Triathlon Nutrition: Practical Race Day Pointers

Triathlon Nutrition: Practical Race Day Pointers

Fuelling your body for racing can be confusing at the best of times. Throw 3 different disciplines into one race and you have a real challenge on your hands. Here are a few practical tips from our co-founder and sports nutritionist, Marewa Sutherland, to tackle any distance of endurance triathlon like a pro.  

Basic Summary Nutrition Goals:

  • Start hydrated and limit dehydration by replacing lost fluids
  • Fuel muscles to prevent fatigue
  • Replace electrolytes (salts) lost in sweat
  • Avoid stomach discomfort by choosing foods and fluids carefully


Obviously, swimming isn’t the most convenient time to take food onboard (or intentionally drink) so the pre-race meal is super important for topping up your fuel supply for the day. To ensure plenty of time for digestion this should be eaten 2-4 hours before the start gun sounds (worth setting the alarm for even if you go back to sleep after). When it comes to food options you need to think easy-to-eat comfort food that is high in carbohydrates such as cereal, porridge, honey or jam on toast. If you really struggle to eat on race day opt for a liquid meal replacement to ensure you are getting something onboard.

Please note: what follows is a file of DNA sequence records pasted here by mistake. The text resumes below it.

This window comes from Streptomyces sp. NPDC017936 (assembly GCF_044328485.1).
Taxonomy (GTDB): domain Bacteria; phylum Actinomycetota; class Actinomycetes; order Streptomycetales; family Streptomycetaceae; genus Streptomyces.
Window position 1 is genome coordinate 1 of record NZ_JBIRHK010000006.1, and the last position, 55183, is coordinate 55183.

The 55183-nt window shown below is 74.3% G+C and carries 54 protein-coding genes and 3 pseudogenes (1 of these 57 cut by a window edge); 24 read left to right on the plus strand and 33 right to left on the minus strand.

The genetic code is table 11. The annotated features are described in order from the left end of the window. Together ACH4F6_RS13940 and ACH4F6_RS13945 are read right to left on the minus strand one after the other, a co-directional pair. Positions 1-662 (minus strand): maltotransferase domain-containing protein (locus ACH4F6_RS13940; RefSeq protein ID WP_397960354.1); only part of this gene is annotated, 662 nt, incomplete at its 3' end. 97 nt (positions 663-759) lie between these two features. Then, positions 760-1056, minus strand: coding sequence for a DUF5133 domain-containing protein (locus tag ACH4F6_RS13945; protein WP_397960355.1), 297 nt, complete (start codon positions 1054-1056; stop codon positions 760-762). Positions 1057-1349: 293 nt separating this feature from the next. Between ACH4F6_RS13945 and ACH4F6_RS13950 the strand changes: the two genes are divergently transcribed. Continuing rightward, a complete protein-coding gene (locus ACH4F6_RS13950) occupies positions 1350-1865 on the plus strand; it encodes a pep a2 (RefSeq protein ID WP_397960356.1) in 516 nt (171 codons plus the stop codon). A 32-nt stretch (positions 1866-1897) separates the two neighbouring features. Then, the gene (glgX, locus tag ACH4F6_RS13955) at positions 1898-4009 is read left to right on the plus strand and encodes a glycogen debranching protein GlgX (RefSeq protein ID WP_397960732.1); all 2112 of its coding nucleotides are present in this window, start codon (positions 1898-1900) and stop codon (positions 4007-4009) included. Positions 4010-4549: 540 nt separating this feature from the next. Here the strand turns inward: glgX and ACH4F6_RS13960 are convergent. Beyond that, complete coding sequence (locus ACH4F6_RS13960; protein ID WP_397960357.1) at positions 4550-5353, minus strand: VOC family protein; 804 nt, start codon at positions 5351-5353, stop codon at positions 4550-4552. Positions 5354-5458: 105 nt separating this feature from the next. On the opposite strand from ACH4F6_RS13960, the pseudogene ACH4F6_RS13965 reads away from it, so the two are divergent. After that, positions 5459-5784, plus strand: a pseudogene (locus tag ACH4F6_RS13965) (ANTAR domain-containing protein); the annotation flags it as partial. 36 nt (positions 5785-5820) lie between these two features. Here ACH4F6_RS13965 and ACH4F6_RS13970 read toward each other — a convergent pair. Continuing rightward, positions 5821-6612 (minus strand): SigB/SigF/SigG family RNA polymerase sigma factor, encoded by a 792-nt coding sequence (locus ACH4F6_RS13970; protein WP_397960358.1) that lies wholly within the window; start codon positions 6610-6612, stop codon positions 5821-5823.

How much do you need to eat? Generally, the closer you leave your main meal to race time the smaller it should be to avoid stomach upsets. Where possible, have another snack handy for around one-hour prior to start time (banana, muesli bar or liquid meal replacement) and you get extra points for topping up blood sugar levels 15 min before go time.

Begin drinking as soon as you wake up to allow plenty of time for your body to hydrate, a sports drink is preferential on race day as it helps top up muscle glycogen (fuel) and maintain electrolyte (salt) balance for the day ahead. Quantity again depends on time, however, try and have around 500ml upon waking and then sip away up to race time. The hotter the conditions and the longer the event the more you should be aiming to drink before you race. Prone to cramp? Start taking your extra electrolyte the evening prior and again on race morning.